2012 Mitsubishi Lancer Evolution GSR
2012 Mitsubishi Lancer Evolution GSR

We recently welcomed a 2012 Mitsubishi Lancer Evolution GSR into our fold for a short-term evaluation. It might be more accurate to say that I welcomed it, as I enjoy this car much more than most of my colleagues.

It’s certainly fair to say that the “Evo” has more things you can criticize than praise. After all, this is still a Lancer at its core. It’s not a car we’re especially high on, and the Evolution exacerbates many of its benefactor’s faults. We say, “The Evolution’s sporty exhaust note can’t compensate for a crude-sounding engine.” Also: “Materials are nothing special, and there’s very little to distinguish the Evolution from its ‘lesser’ Lancer siblings. The doors close with a tinny clang, making this very pricey performance car seem econobox-cheap.”

We need to talk about the price, too. When the Evo first hit the U.S. in 2003, it was on the pricey side at about $30,000. A similarly equipped GSR model today comes perilously close to cracking $40,000. The top-line Evolution MR can blow through that barrier with a sticker price that can exceed $42,000.

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And that’s just the cost of the car. What you need to do to keep your baby happy will make your bank account cry. Oil changes requiring Mobil 1 synthetic lube, a tire rotation, and assorted visual inspections run about $90 a pop at a dealership and need to be done every 3,750 miles. Transmission and transfer case oil changes will add hundreds more. The stock summer performance tires might last 20,000 miles if you’re lucky and would be at least $400 apiece to replace. If you need winter treads, that’s another $1,000 for a set.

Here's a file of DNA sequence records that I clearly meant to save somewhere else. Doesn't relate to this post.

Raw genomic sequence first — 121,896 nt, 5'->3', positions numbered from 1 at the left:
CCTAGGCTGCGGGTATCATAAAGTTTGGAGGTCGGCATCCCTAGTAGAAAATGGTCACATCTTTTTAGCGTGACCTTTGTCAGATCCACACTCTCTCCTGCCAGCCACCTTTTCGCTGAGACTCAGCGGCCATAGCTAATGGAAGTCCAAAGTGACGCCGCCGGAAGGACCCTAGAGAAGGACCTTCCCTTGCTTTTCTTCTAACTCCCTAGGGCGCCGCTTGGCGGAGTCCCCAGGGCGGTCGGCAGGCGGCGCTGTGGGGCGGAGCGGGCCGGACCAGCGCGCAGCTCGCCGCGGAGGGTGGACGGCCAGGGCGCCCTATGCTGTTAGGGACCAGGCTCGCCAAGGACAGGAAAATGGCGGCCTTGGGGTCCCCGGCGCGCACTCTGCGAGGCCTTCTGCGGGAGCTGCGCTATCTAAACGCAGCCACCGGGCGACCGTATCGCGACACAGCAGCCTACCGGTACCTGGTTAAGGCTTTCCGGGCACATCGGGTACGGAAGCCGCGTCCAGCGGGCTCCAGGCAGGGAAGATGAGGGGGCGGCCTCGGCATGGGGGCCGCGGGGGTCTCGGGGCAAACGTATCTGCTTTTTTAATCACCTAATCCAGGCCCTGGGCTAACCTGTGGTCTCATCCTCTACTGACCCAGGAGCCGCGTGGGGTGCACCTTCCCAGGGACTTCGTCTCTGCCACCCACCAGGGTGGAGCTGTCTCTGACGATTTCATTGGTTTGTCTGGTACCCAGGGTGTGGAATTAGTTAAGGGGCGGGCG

You’ll also need to reserve plenty of pocket change for the premium-grade fuel this car gulps down like a Japanese kid in a hot dog eating contest. We average well under 20 mpg. Combine that mileage with a small 14.5-gallon gas tank, and you’re looking at a real-world driving range of less than 250 miles.

This sounds harsh, but if I had the cash, I would happily spend whatever is necessary to buy and maintain an Evo. Some of my fondest driving memories are of flogging Evos around the legendary Road America racetrack.

It’s a rally-bred racecar for the road. Its 291-horsepower turbocharged 4-cylinder engine is a little firebreather, regulated by a highly sophisticated all-wheel-drive system. It’s an absolute dynamo on the track, exhibiting tenacious grip with sharp steering.

If you live in an area that experiences its fair share of snow (like we do here in Chicago), driving this with appropriate winter tires is some of the most fun you can have in the front seat of a car. You can bring along three friends in reasonable comfort, lug home your groceries, and haul a weekend’s worth of luggage in the trunk. On a more personal note, I think the current-generation Evo looks awesome—yes, even with the gigantic wing protruding off the rear.

The Mitsubishi Lancer Evolution is a car that demands a lot of attention from its owners. At the same time, it gives a whole lot in terms of raw performance. You might not think it’s worth it, but I sure do.

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